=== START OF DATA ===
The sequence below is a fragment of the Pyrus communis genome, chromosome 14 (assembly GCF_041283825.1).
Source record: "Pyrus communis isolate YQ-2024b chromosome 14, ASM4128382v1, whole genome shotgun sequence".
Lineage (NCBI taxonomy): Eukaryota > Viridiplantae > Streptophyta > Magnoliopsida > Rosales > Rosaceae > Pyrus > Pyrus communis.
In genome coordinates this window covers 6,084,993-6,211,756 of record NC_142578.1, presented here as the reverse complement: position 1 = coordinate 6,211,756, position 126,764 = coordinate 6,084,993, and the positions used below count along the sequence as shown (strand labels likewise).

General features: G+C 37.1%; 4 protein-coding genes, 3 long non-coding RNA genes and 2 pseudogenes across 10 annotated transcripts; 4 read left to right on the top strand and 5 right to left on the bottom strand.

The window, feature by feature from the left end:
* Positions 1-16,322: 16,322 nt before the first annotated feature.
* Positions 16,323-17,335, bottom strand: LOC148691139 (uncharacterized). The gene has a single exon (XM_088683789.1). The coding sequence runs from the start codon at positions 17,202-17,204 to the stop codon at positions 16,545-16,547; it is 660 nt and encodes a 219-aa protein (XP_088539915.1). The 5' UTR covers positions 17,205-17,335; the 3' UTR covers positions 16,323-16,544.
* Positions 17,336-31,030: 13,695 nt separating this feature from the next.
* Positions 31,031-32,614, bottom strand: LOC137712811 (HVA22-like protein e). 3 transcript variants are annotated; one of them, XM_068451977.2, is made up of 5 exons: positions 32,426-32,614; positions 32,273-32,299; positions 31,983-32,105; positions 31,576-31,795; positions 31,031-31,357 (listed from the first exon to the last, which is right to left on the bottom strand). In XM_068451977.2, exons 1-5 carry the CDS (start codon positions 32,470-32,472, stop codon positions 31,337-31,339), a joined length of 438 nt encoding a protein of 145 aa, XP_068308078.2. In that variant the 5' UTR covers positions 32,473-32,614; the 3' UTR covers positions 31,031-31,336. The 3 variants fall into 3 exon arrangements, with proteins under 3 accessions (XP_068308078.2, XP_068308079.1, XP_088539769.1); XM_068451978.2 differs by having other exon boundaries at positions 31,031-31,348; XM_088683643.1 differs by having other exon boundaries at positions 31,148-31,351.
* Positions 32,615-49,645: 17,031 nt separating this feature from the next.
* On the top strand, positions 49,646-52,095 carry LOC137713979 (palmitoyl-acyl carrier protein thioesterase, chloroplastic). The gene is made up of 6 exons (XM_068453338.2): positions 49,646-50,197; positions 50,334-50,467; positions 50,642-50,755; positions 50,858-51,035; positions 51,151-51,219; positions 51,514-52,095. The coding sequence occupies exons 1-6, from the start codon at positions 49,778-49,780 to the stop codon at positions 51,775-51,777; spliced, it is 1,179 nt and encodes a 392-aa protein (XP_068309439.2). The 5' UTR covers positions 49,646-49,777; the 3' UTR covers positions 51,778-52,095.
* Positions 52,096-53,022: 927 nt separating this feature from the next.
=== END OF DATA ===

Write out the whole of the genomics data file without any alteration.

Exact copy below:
The sequence below is a fragment of the Pyrus communis genome, chromosome 14 (assembly GCF_041283825.1).
Source record: "Pyrus communis isolate YQ-2024b chromosome 14, ASM4128382v1, whole genome shotgun sequence".
Lineage (NCBI taxonomy): Eukaryota > Viridiplantae > Streptophyta > Magnoliopsida > Rosales > Rosaceae > Pyrus > Pyrus communis.
In genome coordinates this window covers 6,084,993-6,211,756 of record NC_142578.1, presented here as the reverse complement: position 1 = coordinate 6,211,756, position 126,764 = coordinate 6,084,993, and the positions used below count along the sequence as shown (strand labels likewise).

General features: G+C 37.1%; 4 protein-coding genes, 3 long non-coding RNA genes and 2 pseudogenes across 10 annotated transcripts; 4 read left to right on the top strand and 5 right to left on the bottom strand.

The window, feature by feature from the left end:
* Positions 1-16,322: 16,322 nt before the first annotated feature.
* Positions 16,323-17,335, bottom strand: LOC148691139 (uncharacterized). The gene has a single exon (XM_088683789.1). The coding sequence runs from the start codon at positions 17,202-17,204 to the stop codon at positions 16,545-16,547; it is 660 nt and encodes a 219-aa protein (XP_088539915.1). The 5' UTR covers positions 17,205-17,335; the 3' UTR covers positions 16,323-16,544.
* Positions 17,336-31,030: 13,695 nt separating this feature from the next.
* Positions 31,031-32,614, bottom strand: LOC137712811 (HVA22-like protein e). 3 transcript variants are annotated; one of them, XM_068451977.2, is made up of 5 exons: positions 32,426-32,614; positions 32,273-32,299; positions 31,983-32,105; positions 31,576-31,795; positions 31,031-31,357 (listed from the first exon to the last, which is right to left on the bottom strand). In XM_068451977.2, exons 1-5 carry the CDS (start codon positions 32,470-32,472, stop codon positions 31,337-31,339), a joined length of 438 nt encoding a protein of 145 aa, XP_068308078.2. In that variant the 5' UTR covers positions 32,473-32,614; the 3' UTR covers positions 31,031-31,336. The 3 variants fall into 3 exon arrangements, with proteins under 3 accessions (XP_068308078.2, XP_068308079.1, XP_088539769.1); XM_068451978.2 differs by having other exon boundaries at positions 31,031-31,348; XM_088683643.1 differs by having other exon boundaries at positions 31,148-31,351.
* Positions 32,615-49,645: 17,031 nt separating this feature from the next.
* On the top strand, positions 49,646-52,095 carry LOC137713979 (palmitoyl-acyl carrier protein thioesterase, chloroplastic). The gene is made up of 6 exons (XM_068453338.2): positions 49,646-50,197; positions 50,334-50,467; positions 50,642-50,755; positions 50,858-51,035; positions 51,151-51,219; positions 51,514-52,095. The coding sequence occupies exons 1-6, from the start codon at positions 49,778-49,780 to the stop codon at positions 51,775-51,777; spliced, it is 1,179 nt and encodes a 392-aa protein (XP_068309439.2). The 5' UTR covers positions 49,646-49,777; the 3' UTR covers positions 51,778-52,095.
* Positions 52,096-53,022: 927 nt separating this feature from the next.